7 Ways To Make Your Workplace Safer For Trans People

June 18, 2019

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I found myself in an unsupportive work environment recently. Now, when I say “unsupportive,” I don’t just mean that they were unwilling to wait for my confidence to build while learning a new skillset, (though that may also be true). What I mean here is that my direct bosses were not only new to the idea of using gender neutral language for an employee, but they were unwilling to learn, try, and be corrected. Thankfully I had an ally in this space, a coworker who had my back and let me know about the mockery that was going on when I wasn’t around.

Due to the nature of this disrespect, I excused myself from the position. I didn’t feel safe knowing that the people in power at that particular workplace saw my nonbinary gender identity as an inconvenience. They saw it as strange, and didn’t hide it. These folks didn’t want to learn. They had no interest in growing.

This got me thinking about those that do want to learn and grow. As millennials and generation z start really taking over the workplace, our societal values around gender identity have to evolve. We need to become more educated and anticipate diversity. These generations in particular are getting more progressive and fluid by the minute. NBC News stated that a GLAAD survey found that 20% of millennials identify as LGBTQ, a rise from the 7% of baby boomers who identify as LGBTQ. Additionally, this article states that younger folks are increasingly deciding to use non-traditional language to identify their queerness. So, if you plan on hiring any younger employees in the near future, the likelihood of them being part of the LGBTQ community is on the rise! Clearly, we have to get on board!

Trans people like myself are at especially high risk for experiencing discrimination and microaggressions in the workplace. Instances like my most recent workplace experience happen far too often and it’s unacceptable. We have to change our spaces to be more accepting and supportive of trans people.

7 Ways To Make Your Workplace Safer For Trans People

Ask for pronouns on applications

One of the simplest ways you can get the ball rolling with becoming a more inclusive workplace is to include a line on your job application that asks what pronouns the applicant uses. This not only signals to trans and nonbinary folks that you value their pronouns, but also gives you a heads up on what to use before you even speak to them! Leave it a blank space though, don’t add options to choose from. There are many different pronoun possibilities and you don’t want to leave anyone out. Make sure you have conversations with management and employees about what this section of the application means.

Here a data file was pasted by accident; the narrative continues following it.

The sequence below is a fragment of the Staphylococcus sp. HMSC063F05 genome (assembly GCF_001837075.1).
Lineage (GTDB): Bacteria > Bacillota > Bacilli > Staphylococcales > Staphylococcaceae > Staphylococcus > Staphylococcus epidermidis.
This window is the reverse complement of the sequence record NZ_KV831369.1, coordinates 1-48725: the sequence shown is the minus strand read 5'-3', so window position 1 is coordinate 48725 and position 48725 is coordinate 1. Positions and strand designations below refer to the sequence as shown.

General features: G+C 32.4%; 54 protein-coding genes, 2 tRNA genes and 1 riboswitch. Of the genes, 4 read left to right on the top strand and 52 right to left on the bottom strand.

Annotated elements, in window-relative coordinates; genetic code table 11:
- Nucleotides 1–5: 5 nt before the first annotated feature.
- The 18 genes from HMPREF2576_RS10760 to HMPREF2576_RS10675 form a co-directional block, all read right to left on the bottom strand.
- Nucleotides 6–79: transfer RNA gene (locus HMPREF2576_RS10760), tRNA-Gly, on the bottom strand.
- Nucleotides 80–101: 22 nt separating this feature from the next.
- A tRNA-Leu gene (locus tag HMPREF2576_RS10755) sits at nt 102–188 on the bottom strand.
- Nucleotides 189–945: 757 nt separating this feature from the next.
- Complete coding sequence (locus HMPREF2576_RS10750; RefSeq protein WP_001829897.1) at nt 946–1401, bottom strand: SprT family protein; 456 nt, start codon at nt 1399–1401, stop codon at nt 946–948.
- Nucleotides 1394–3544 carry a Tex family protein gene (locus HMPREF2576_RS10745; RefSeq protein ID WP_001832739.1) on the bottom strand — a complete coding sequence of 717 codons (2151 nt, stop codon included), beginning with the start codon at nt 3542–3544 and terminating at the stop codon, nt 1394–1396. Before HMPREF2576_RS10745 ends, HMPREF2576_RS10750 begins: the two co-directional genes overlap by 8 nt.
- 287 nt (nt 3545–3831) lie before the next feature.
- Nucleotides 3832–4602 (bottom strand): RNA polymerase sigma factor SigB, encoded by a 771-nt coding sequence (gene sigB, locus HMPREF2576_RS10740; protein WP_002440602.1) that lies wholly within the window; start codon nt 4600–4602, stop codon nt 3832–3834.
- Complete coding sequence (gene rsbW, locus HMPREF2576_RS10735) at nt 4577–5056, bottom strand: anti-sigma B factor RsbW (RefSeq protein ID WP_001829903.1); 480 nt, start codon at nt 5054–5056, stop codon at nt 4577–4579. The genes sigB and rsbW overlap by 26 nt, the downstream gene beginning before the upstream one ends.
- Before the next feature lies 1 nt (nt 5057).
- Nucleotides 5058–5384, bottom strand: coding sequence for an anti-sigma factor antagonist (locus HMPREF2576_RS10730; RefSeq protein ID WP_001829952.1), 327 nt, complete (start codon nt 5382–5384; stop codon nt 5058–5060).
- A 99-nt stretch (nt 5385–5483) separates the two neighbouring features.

Side note: The term “Preferred Pronouns,” has been used for quite a long time now. While it was a great way to start the conversation around pronouns, it implies that the person’s pronouns are optional. Set the tone for your workplace by making sure folks know that someone’s pronouns are not preferred – they’re mandatory.

Have a gender neutral/single stall bathroom option

Not all workplaces have gendered bathrooms, which makes this one a slam dunk for some of you. But for those of you who work somewhere with only traditional “men’s” and “women’s” bathroom options, advocate for change! Even making note that a single stall bathroom is available as the gender neutral stall could provide some serious relief for your trans and nonbinary employees.

Enforce a bathroom policy that advocates for and protects trans and nonbinary people’s right to use the bathroom that aligns with their gender identity – regardless of name and legal documentation. Make sure all employees are aware of this policy.

Practice pronouns

One of the most important parts of learning about pronouns is to make sure you’re practicing behind the person’s back! You have to do your homework. It’s crucial that you make it a point to catch yourself, change your language, and keep moving the conversation forward even when the person is not in the room.

Oftentimes, it feels scary to make the mistake in front of a trans or nonbinary person who uses pronouns you’re not used to. Many people are just simply afraid of hurting their peer’s feelings. Most trans and nonbinary folks are patient, and understand that these changes in language don’t happen overnight. Still, the change gets easier with practice, and we can tell when you haven’t been doing your homework!

Get comfortable with being called out